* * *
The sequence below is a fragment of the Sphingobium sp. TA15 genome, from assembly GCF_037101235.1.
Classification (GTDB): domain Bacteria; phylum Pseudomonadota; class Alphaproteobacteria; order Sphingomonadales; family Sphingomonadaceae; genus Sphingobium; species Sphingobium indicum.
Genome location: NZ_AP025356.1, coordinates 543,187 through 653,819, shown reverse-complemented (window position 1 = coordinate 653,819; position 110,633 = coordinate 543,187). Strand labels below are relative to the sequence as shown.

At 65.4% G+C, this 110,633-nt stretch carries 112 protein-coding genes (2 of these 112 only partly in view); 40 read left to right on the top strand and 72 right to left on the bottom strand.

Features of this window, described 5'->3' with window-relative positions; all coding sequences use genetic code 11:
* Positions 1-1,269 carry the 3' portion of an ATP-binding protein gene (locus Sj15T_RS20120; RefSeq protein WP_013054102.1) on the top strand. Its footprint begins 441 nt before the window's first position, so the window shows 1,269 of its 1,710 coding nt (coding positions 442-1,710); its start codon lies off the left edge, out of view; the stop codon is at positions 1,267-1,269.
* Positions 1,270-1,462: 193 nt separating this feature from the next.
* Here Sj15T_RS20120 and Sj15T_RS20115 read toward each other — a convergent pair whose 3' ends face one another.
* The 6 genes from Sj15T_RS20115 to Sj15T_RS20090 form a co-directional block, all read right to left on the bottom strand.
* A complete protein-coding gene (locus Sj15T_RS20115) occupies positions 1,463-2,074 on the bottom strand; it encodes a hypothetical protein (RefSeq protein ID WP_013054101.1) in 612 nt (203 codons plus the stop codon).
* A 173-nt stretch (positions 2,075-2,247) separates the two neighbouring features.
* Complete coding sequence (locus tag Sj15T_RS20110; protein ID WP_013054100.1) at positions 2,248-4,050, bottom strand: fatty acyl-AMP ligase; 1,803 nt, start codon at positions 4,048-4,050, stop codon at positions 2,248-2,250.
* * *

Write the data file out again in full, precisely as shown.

The sequence below is a fragment of the Sphingobium sp. TA15 genome, from assembly GCF_037101235.1.
Classification (GTDB): domain Bacteria; phylum Pseudomonadota; class Alphaproteobacteria; order Sphingomonadales; family Sphingomonadaceae; genus Sphingobium; species Sphingobium indicum.
Genome location: NZ_AP025356.1, coordinates 543,187 through 653,819, shown reverse-complemented (window position 1 = coordinate 653,819; position 110,633 = coordinate 543,187). Strand labels below are relative to the sequence as shown.

At 65.4% G+C, this 110,633-nt stretch carries 112 protein-coding genes (2 of these 112 only partly in view); 40 read left to right on the top strand and 72 right to left on the bottom strand.

Features of this window, described 5'->3' with window-relative positions; all coding sequences use genetic code 11:
* Positions 1-1,269 carry the 3' portion of an ATP-binding protein gene (locus Sj15T_RS20120; RefSeq protein WP_013054102.1) on the top strand. Its footprint begins 441 nt before the window's first position, so the window shows 1,269 of its 1,710 coding nt (coding positions 442-1,710); its start codon lies off the left edge, out of view; the stop codon is at positions 1,267-1,269.
* Positions 1,270-1,462: 193 nt separating this feature from the next.
* Here Sj15T_RS20120 and Sj15T_RS20115 read toward each other — a convergent pair whose 3' ends face one another.
* The 6 genes from Sj15T_RS20115 to Sj15T_RS20090 form a co-directional block, all read right to left on the bottom strand.
* A complete protein-coding gene (locus Sj15T_RS20115) occupies positions 1,463-2,074 on the bottom strand; it encodes a hypothetical protein (RefSeq protein ID WP_013054101.1) in 612 nt (203 codons plus the stop codon).
* A 173-nt stretch (positions 2,075-2,247) separates the two neighbouring features.
* Complete coding sequence (locus tag Sj15T_RS20110; protein ID WP_013054100.1) at positions 2,248-4,050, bottom strand: fatty acyl-AMP ligase; 1,803 nt, start codon at positions 4,048-4,050, stop codon at positions 2,248-2,250.